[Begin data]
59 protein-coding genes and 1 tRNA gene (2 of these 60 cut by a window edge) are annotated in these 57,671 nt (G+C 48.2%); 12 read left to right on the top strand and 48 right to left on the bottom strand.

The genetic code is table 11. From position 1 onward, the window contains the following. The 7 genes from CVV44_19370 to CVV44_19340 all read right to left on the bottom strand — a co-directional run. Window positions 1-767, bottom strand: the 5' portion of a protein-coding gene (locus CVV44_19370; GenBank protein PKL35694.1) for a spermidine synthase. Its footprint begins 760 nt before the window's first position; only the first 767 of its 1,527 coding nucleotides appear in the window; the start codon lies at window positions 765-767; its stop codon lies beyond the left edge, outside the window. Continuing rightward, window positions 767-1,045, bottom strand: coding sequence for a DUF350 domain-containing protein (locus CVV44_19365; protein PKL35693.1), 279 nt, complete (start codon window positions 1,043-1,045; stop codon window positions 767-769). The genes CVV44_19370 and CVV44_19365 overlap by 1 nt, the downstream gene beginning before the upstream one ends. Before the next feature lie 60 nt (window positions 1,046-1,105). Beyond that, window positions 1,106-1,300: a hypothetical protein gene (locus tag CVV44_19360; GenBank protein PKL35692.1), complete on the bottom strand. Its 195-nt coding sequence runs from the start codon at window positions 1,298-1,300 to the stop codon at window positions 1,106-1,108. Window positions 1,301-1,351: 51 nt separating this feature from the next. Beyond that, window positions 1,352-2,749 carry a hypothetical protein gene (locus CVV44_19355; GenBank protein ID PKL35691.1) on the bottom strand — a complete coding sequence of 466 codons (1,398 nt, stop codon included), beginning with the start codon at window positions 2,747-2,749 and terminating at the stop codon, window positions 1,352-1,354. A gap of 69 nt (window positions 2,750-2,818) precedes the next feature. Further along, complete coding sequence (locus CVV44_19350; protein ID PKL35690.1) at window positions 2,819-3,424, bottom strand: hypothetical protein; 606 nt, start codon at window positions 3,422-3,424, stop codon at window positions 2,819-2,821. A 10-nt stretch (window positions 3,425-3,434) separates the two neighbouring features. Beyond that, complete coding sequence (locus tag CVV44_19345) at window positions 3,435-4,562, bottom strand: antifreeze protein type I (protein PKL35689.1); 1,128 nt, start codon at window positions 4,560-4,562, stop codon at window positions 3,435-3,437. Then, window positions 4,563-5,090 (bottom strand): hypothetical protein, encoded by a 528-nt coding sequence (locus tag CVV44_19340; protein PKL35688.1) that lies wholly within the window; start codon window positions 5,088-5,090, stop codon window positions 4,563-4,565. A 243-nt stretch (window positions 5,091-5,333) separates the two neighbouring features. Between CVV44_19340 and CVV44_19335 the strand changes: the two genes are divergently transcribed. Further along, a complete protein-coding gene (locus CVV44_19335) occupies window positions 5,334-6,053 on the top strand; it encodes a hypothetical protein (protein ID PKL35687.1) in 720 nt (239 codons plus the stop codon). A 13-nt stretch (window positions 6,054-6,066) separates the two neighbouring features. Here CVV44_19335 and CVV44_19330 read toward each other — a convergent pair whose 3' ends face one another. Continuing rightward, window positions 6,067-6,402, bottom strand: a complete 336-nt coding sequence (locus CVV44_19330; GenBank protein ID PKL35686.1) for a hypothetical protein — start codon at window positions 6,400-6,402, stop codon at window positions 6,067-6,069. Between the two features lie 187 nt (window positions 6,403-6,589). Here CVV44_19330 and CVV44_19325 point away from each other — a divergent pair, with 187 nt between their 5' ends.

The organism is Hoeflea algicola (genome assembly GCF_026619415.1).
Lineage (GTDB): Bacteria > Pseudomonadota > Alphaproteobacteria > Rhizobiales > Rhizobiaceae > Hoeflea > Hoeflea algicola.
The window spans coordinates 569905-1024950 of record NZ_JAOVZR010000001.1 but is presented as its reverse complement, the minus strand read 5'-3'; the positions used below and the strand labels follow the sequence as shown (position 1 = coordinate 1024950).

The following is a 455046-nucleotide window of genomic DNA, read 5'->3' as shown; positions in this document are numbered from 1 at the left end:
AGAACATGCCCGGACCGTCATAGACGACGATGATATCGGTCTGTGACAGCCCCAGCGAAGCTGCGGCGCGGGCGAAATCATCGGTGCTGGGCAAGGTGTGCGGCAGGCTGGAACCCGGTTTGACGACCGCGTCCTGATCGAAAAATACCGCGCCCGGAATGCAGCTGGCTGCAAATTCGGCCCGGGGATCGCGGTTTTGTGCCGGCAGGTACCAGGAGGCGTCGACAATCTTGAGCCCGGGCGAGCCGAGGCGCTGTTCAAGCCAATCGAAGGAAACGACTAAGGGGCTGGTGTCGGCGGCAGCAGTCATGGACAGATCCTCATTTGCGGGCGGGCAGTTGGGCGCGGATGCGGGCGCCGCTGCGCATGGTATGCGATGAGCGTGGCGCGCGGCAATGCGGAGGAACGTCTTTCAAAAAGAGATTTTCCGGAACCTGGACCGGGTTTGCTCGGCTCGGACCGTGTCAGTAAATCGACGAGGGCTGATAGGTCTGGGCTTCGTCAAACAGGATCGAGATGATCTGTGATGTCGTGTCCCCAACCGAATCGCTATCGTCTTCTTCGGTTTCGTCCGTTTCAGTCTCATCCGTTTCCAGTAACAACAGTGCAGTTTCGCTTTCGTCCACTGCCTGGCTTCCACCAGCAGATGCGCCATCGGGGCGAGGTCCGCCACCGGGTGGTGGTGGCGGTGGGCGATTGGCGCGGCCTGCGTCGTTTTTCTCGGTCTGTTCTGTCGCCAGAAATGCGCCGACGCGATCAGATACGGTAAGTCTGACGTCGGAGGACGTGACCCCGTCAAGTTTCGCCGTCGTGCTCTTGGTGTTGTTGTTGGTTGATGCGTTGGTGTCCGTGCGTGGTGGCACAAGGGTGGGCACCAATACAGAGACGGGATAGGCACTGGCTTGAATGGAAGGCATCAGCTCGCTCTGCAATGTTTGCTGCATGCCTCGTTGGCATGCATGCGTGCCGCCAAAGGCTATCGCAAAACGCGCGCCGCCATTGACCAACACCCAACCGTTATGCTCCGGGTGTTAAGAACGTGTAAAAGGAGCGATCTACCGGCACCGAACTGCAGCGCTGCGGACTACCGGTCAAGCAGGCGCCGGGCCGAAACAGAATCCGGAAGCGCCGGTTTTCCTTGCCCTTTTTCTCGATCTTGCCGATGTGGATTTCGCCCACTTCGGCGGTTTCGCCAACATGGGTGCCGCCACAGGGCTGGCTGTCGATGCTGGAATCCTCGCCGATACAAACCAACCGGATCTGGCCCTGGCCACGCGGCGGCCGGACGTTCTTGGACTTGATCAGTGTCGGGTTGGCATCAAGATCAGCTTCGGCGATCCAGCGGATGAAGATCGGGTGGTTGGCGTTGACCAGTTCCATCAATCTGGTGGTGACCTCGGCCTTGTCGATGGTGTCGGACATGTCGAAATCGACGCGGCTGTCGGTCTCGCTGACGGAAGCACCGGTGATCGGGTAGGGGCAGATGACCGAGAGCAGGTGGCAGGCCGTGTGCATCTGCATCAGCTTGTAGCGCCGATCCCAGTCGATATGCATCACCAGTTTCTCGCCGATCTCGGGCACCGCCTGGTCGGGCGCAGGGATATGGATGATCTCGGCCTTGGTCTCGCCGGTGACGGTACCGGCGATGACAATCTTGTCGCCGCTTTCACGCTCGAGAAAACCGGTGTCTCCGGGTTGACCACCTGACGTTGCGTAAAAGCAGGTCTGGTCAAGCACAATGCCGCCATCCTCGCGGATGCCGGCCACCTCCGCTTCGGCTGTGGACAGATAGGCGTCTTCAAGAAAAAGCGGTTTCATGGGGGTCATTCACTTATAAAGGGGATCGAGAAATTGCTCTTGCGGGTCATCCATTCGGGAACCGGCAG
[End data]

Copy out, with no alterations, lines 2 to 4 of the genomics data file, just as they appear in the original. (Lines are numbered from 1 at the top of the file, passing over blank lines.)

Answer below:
The genetic code is table 11. From position 1 onward, the window contains the following. The 7 genes from CVV44_19370 to CVV44_19340 all read right to left on the bottom strand — a co-directional run. Window positions 1-767, bottom strand: the 5' portion of a protein-coding gene (locus CVV44_19370; GenBank protein PKL35694.1) for a spermidine synthase. Its footprint begins 760 nt before the window's first position; only the first 767 of its 1,527 coding nucleotides appear in the window; the start codon lies at window positions 765-767; its stop codon lies beyond the left edge, outside the window. Continuing rightward, window positions 767-1,045, bottom strand: coding sequence for a DUF350 domain-containing protein (locus CVV44_19365; protein PKL35693.1), 279 nt, complete (start codon window positions 1,043-1,045; stop codon window positions 767-769). The genes CVV44_19370 and CVV44_19365 overlap by 1 nt, the downstream gene beginning before the upstream one ends. Before the next feature lie 60 nt (window positions 1,046-1,105). Beyond that, window positions 1,106-1,300: a hypothetical protein gene (locus tag CVV44_19360; GenBank protein PKL35692.1), complete on the bottom strand. Its 195-nt coding sequence runs from the start codon at window positions 1,298-1,300 to the stop codon at window positions 1,106-1,108. Window positions 1,301-1,351: 51 nt separating this feature from the next. Beyond that, window positions 1,352-2,749 carry a hypothetical protein gene (locus CVV44_19355; GenBank protein ID PKL35691.1) on the bottom strand — a complete coding sequence of 466 codons (1,398 nt, stop codon included), beginning with the start codon at window positions 2,747-2,749 and terminating at the stop codon, window positions 1,352-1,354. A gap of 69 nt (window positions 2,750-2,818) precedes the next feature. Further along, complete coding sequence (locus CVV44_19350; protein ID PKL35690.1) at window positions 2,819-3,424, bottom strand: hypothetical protein; 606 nt, start codon at window positions 3,422-3,424, stop codon at window positions 2,819-2,821. A 10-nt stretch (window positions 3,425-3,434) separates the two neighbouring features. Beyond that, complete coding sequence (locus tag CVV44_19345) at window positions 3,435-4,562, bottom strand: antifreeze protein type I (protein PKL35689.1); 1,128 nt, start codon at window positions 4,560-4,562, stop codon at window positions 3,435-3,437. Then, window positions 4,563-5,090 (bottom strand): hypothetical protein, encoded by a 528-nt coding sequence (locus tag CVV44_19340; protein PKL35688.1) that lies wholly within the window; start codon window positions 5,088-5,090, stop codon window positions 4,563-4,565. A 243-nt stretch (window positions 5,091-5,333) separates the two neighbouring features. Between CVV44_19340 and CVV44_19335 the strand changes: the two genes are divergently transcribed. Further along, a complete protein-coding gene (locus CVV44_19335) occupies window positions 5,334-6,053 on the top strand; it encodes a hypothetical protein (protein ID PKL35687.1) in 720 nt (239 codons plus the stop codon). A 13-nt stretch (window positions 6,054-6,066) separates the two neighbouring features. Here CVV44_19335 and CVV44_19330 read toward each other — a convergent pair whose 3' ends face one another. Continuing rightward, window positions 6,067-6,402, bottom strand: a complete 336-nt coding sequence (locus CVV44_19330; GenBank protein ID PKL35686.1) for a hypothetical protein — start codon at window positions 6,400-6,402, stop codon at window positions 6,067-6,069. Between the two features lie 187 nt (window positions 6,403-6,589). Here CVV44_19330 and CVV44_19325 point away from each other — a divergent pair, with 187 nt between their 5' ends.

The organism is Hoeflea algicola (genome assembly GCF_026619415.1).
Lineage (GTDB): Bacteria > Pseudomonadota > Alphaproteobacteria > Rhizobiales > Rhizobiaceae > Hoeflea > Hoeflea algicola.